He threatened to burn my territory,
    put my youths to the sword,
Dash my infants to the ground,
    seize my children as plunder.
    And carry off my virgins as spoil.

“But the Lord Almighty thwarted them,
    by the hand of a female!
Not by youths was their champion struck down,
    nor did Titans bring him low,
    nor did tall giants attack him;
But Judith, the daughter of Merari,
    by the beauty of her face brought him down.
She took off her widow’s garb
    to raise up the afflicted in Israel.
She anointed her face with fragrant oil;
    fixed her hair with a diadem,
    and put on a linen robe to beguile him.
Her sandals ravished his eyes,
    her beauty captivated his mind,
    the sword cut through his neck!

10 “The Persians trembled at her boldness,
    the Medes were daunted at her daring.
11 When my lowly ones shouted,
    and my weak ones cried out,
The enemy was terrified,
    screamed and took to flight.
12 Sons of maidservants pierced them through;
    wounded them like deserters’ children.
    They perished before the ranks of my Lord.

13 “I will sing a new song to my God.
    O Lord, great are you and glorious,
    marvelous in power and unsurpassable.
14 Let your every creature serve you;
    for you spoke, and they were made.
You sent forth your spirit, and it created them;
    no one can resist your voice.
15 For the mountains to their bases
    are tossed with the waters;
    the rocks, like wax, melt before your glance.

“But to those who fear you,
    you will show mercy.
16 Though the sweet fragrance of every sacrifice is a trifle,
    and the fat of all burnt offerings but little in your sight,
    one who fears the Lord is forever great.

17 “Woe to the nations that rise against my people!
    the Lord Almighty will requite them;
    in the day of judgment he will punish them:
He will send fire and worms into their flesh,
    and they will weep and suffer forever.”

18 When they arrived at Jerusalem, they worshiped God. As soon as the people were purified, they offered their burnt offerings, voluntary offerings, and donations. 19 Judith dedicated to God all the things of Holofernes that the people had given her, putting under the ban the canopy that she herself had taken from his bedchamber. 20 For three months the people continued their celebration in Jerusalem before the sanctuary, and Judith remained with them.

The Renown and Death of Judith. 21 When those days were over, all of them returned to their inheritance. Judith went back to Bethulia and remained on her estate. For the rest of her life she was renowned throughout the land. 22 Many wished to marry her, but she gave herself to no man all the days of her life from the time her husband, Manasseh, died and was gathered to his people. 23 Her fame continued to increase, and she lived in the house of her husband, reaching the advanced age of one hundred and five.[g] She set her maid free. And when she died in Bethulia, they buried her in the cave of her husband, Manasseh; 24 and the house of Israel mourned her for seven days.[h] Before she died, she distributed her property to the relatives of her husband, Manasseh, and to her own relatives.

25 During the lifetime of Judith and for a long time after her death, no one ever again spread terror[i] among the Israelites.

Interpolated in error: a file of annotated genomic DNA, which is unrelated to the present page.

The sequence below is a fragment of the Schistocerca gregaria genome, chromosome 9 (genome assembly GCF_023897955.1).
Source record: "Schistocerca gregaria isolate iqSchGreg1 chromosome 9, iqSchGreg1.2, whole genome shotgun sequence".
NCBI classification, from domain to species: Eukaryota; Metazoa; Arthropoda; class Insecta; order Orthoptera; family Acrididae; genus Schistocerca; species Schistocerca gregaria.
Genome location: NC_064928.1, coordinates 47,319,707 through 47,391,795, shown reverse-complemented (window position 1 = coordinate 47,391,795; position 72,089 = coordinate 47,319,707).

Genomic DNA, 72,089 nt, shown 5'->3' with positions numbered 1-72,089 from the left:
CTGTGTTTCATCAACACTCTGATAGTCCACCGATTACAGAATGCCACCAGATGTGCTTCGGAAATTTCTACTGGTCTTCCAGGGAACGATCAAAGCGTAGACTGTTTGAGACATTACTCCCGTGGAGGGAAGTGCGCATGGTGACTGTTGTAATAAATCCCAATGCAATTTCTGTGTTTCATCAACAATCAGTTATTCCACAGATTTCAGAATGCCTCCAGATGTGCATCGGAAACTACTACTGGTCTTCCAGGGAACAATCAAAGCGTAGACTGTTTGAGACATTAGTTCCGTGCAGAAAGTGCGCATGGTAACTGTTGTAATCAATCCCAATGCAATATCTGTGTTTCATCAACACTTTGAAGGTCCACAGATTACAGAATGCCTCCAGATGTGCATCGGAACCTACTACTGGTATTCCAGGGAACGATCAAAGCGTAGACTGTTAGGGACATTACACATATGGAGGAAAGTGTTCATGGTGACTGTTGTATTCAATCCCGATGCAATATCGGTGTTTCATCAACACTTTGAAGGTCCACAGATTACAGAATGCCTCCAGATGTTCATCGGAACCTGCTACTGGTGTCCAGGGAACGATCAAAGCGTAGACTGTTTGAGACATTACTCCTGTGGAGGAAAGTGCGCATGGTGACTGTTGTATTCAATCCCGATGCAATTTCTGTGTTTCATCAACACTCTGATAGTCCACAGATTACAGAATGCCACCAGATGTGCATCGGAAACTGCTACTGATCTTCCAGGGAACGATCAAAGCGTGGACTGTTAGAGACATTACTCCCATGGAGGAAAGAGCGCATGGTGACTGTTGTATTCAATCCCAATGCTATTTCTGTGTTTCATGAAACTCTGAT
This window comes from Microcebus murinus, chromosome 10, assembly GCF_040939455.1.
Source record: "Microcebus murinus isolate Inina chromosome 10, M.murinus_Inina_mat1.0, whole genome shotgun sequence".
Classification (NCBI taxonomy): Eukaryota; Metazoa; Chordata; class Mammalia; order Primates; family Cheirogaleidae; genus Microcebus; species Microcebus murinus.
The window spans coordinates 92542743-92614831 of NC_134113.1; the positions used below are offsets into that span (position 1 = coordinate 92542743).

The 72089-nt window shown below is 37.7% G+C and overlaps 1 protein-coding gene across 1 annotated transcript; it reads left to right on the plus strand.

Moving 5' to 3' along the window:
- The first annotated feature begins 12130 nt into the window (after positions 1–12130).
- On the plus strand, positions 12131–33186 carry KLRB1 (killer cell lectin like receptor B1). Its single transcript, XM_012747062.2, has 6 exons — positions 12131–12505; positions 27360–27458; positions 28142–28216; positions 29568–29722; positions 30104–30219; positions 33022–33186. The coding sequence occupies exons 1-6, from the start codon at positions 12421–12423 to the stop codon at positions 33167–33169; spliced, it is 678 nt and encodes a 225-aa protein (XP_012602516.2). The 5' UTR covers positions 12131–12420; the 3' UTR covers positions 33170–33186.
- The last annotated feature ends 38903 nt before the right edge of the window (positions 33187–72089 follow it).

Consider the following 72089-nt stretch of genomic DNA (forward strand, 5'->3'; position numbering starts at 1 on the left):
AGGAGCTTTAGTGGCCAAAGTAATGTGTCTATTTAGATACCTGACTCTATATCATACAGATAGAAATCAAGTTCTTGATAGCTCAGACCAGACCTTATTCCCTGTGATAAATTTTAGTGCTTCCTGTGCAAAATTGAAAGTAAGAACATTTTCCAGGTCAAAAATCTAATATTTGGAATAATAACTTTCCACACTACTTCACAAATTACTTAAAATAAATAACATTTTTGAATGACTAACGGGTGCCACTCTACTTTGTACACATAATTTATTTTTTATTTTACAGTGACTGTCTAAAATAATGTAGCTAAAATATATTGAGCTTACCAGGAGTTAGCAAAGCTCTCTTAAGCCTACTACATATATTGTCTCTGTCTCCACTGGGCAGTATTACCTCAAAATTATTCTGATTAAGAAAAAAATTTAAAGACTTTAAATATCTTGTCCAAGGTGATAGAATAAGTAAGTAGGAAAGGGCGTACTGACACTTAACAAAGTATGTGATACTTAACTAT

1. 14:1–16:25 This section describes Judith’s plan to attack the Assyrian camp (14:1–5) and its execution (14:11–15:7). Between the plan and its execution, Achior identifies the head of Holofernes and is converted to Judaism. The book concludes with the victory celebration (15:8–14), hymn of thanksgiving (16:1–20), and a description of Judith’s final days (16:21–25). Elements from chaps. 8–9 recur here: Judith, widow of Manasseh (8:2; 16:22), lived alone in Bethulia on her estate (8:4; 16:22), with servants and property (8:7; 16:21). Judith’s instructions begin with the words “listen to me” (8:11; 14:1). Her prayer for success (9:1–14) is balanced by a prayer and display of success in 14:14–16.
  2. 14:1–5 Listen to me: an imperative (used also in 8:11, 32) opens Judith’s instruction that the people display the head of Holofernes on the parapet and themselves in ranks before the enemy at daybreak. The strategy is to throw the Assyrians into panic and strike them down in their confusion; cf. 15:1–3.
  3. 14:6–10 Recognizing the head of Holofernes, Achior faints. Then he throws himself down before Judith, acclaiming her blessed in Judah and every nation. After listening to all she had done, Achior is circumcised and joins the house of Israel. Since this violates the prohibition of Dt 23:4 that no Ammonite or Moabite shall enter the assembly, even to the tenth generation, some suggest that the book was not included in the Hebrew scriptures for this reason. However, see Is 56:3–6.
  4. 15:9 In the Lectionary of the Catholic Church, this passage is one of several choices for feasts of Mary (e.g., the Presentation of Mary). These words of praise are also echoed in antiphons for the Liturgy of the Hours on Marian feasts.
  5. 15:11 Thirty days: the central actions in each half of the book are accomplished in a total of thirty-four days. Bethulia was without water for thirty-four days (7:20). Judith spent four days in the enemy camp and the Israelites plunder the Assyrian camp for thirty days.
  6. 15:14–16:17 Judith’s hymn of deliverance is patterned on the Song of Miriam (Ex 15:20–21).
  7. 16:23 One hundred and five: long life was a sign of blessing (see Jb 42:16; Prv 16:31; 20:29). The fact that the Maccabean period was one hundred and five years long (168–63 B.C.) may account for assigning this age to Judith.
  8. 16:24 Seven days: the customary period for mourning the dead (1 Sm 31:13).
  9. 16:25 Spread terror: Judith is compared to the heroes of the Book of Judges (cf. Jgs 3:11, 30).
New American Bible (Revised Edition) (NABRE)

Scripture texts, prefaces, introductions, footnotes and cross references used in this work are taken from the New American Bible, revised edition © 2010, 1991, 1986, 1970 Confraternity of Christian Doctrine, Inc., Washington, DC All Rights Reserved. No part of this work may be reproduced or transmitted in any form or by any means, electronic or mechanical, including photocopying, recording, or by any information storage and retrieval system, without permission in writing from the copyright owner.